Who gets to own history? Western colonialism resulted in the loss of a large part of the heritage of many cultures around the world through the “acquisition” of cultural artifacts. Today, many of these artifacts are housed in Western collections, and with ever increasing globalism, the ideas of ownership and provenance have come into question.
As a graphic designer and member of the Kikuyu tribe of Kenya, I wanted to explore this topic by focusing on one artifact in particular—the ndome—through which I can actualize some form of repatriation of these objects, and reclaim a lost part of Kikuyu cultural heritage. In this, I want to follow the tenants of Afrofuturism: to reevaluate the past and present of people of African descent, in order to reimagine our cultural heritage and re-imagine a new future which we have written.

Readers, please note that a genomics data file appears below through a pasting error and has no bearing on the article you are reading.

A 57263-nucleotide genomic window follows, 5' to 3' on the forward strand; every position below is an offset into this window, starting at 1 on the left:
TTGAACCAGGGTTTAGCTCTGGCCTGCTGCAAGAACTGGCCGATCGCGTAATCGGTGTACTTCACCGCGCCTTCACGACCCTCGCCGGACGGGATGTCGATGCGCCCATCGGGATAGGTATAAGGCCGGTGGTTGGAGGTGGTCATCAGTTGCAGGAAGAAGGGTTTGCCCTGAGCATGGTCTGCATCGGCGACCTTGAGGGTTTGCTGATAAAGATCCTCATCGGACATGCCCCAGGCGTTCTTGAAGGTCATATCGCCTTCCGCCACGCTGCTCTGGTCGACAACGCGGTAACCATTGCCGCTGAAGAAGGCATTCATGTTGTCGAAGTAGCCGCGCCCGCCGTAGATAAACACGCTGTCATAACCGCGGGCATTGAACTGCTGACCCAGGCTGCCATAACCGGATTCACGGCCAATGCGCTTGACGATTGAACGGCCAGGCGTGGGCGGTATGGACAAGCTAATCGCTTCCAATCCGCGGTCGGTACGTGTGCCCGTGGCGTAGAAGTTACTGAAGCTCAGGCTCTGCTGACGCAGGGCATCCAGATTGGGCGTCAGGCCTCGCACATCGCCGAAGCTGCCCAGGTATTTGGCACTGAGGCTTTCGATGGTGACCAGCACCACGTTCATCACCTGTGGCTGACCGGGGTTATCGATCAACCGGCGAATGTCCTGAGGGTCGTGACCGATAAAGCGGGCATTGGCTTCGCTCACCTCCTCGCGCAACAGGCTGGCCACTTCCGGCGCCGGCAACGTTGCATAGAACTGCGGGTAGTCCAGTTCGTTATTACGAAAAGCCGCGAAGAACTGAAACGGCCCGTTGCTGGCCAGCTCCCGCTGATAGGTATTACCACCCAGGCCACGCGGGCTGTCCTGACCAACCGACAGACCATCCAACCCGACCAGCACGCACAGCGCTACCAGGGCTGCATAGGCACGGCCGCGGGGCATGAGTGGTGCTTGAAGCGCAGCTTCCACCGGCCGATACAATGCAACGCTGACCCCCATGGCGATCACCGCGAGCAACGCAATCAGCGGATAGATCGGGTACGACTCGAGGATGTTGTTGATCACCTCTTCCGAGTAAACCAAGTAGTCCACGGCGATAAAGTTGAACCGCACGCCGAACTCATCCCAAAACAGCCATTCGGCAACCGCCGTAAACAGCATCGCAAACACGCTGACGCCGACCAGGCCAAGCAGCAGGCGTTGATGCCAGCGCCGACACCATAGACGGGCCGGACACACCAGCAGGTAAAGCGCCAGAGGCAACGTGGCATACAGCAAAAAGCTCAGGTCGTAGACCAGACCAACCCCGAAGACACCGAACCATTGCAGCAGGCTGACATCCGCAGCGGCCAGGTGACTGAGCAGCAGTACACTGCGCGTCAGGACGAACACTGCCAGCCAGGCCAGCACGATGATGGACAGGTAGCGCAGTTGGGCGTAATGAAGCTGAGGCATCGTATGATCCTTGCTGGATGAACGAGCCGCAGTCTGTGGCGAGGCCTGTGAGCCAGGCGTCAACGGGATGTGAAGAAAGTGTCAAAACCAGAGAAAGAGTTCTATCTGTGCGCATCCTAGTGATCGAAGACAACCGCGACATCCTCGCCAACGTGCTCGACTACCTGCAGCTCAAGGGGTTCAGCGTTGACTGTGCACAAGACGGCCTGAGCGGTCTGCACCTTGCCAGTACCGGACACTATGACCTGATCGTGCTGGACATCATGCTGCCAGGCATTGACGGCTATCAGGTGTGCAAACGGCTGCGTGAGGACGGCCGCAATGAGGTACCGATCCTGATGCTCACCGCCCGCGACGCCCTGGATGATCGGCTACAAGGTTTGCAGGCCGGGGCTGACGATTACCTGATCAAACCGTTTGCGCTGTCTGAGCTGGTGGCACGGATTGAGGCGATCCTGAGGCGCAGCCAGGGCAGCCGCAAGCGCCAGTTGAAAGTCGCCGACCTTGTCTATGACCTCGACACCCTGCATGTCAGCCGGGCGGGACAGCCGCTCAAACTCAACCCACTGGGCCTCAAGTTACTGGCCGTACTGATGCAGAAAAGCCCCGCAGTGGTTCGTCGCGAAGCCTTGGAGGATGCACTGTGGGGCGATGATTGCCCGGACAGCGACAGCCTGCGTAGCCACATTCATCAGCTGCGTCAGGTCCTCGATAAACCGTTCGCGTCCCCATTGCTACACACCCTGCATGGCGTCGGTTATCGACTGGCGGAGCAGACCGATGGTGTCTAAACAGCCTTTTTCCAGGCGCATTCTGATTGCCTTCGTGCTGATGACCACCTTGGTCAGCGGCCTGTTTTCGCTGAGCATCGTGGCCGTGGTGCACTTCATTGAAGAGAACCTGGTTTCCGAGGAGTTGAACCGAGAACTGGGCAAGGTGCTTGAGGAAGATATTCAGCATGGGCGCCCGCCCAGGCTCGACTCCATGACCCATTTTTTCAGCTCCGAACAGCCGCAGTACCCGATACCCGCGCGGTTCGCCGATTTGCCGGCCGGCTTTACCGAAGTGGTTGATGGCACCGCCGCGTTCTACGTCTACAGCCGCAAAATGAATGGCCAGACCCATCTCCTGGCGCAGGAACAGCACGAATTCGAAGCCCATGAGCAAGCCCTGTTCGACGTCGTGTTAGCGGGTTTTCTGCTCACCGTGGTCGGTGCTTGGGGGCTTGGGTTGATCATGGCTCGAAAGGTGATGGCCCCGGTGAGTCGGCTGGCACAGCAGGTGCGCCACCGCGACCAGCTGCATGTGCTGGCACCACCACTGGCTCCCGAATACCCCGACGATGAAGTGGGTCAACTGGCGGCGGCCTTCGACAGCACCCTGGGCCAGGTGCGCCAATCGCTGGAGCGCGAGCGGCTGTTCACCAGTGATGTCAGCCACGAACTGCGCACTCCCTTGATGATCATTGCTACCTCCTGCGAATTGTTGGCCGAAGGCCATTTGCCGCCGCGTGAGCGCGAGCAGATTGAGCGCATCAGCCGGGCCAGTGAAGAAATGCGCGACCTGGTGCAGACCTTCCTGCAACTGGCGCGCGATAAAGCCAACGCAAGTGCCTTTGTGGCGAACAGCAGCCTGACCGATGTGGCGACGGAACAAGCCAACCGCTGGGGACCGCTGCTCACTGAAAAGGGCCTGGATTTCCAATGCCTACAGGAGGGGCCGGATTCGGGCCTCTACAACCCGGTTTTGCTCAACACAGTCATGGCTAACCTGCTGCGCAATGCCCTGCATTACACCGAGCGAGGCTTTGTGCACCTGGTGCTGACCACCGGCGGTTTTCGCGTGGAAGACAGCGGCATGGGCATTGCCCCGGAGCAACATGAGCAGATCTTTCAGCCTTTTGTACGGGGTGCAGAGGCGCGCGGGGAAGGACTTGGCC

The ndome is a ceremonial shield boys during their coming-of-age ceremony and features many intricate designs on both sides. It is a symbol of familial heritage, and is often passed down from generation to generation.
My project, Ndome, is an interface where users can create their own ndome using designs and patterns I have extracted from existing shields. The interface allows for many different variations of designs, through which Africans and people of African descent can create their own shields, and reclaim a part of their cultural heritage.